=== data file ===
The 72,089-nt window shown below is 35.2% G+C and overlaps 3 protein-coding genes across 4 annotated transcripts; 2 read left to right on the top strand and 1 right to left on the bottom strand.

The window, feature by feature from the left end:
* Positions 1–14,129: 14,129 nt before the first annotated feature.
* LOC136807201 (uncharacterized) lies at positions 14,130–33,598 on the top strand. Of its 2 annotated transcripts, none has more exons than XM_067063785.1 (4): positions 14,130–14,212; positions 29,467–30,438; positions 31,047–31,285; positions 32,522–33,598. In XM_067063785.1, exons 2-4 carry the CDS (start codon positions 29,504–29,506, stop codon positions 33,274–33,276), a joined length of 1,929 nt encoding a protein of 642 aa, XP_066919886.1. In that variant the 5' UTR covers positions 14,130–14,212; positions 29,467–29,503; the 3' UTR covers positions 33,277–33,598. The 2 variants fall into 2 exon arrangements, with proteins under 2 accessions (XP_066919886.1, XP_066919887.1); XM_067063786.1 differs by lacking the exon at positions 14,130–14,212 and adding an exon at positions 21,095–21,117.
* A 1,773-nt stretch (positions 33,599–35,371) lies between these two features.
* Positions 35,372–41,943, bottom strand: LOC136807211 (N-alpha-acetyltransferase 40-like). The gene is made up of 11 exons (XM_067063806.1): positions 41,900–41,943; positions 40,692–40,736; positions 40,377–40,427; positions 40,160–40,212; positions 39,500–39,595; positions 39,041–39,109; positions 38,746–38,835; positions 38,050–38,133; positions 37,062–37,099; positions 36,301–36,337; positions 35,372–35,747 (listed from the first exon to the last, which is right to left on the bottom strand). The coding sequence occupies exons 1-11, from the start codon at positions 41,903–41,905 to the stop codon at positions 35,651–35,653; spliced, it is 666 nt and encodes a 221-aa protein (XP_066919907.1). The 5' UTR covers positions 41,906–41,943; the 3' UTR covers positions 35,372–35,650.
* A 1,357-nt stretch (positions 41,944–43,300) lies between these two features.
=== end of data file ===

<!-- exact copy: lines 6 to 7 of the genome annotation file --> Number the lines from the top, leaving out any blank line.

* Positions 35,372–41,943, bottom strand: LOC136807211 (N-alpha-acetyltransferase 40-like). The gene is made up of 11 exons (XM_067063806.1): positions 41,900–41,943; positions 40,692–40,736; positions 40,377–40,427; positions 40,160–40,212; positions 39,500–39,595; positions 39,041–39,109; positions 38,746–38,835; positions 38,050–38,133; positions 37,062–37,099; positions 36,301–36,337; positions 35,372–35,747 (listed from the first exon to the last, which is right to left on the bottom strand). The coding sequence occupies exons 1-11, from the start codon at positions 41,903–41,905 to the stop codon at positions 35,651–35,653; spliced, it is 666 nt and encodes a 221-aa protein (XP_066919907.1). The 5' UTR covers positions 41,906–41,943; the 3' UTR covers positions 35,372–35,650.
* A 1,357-nt stretch (positions 41,944–43,300) lies between these two features.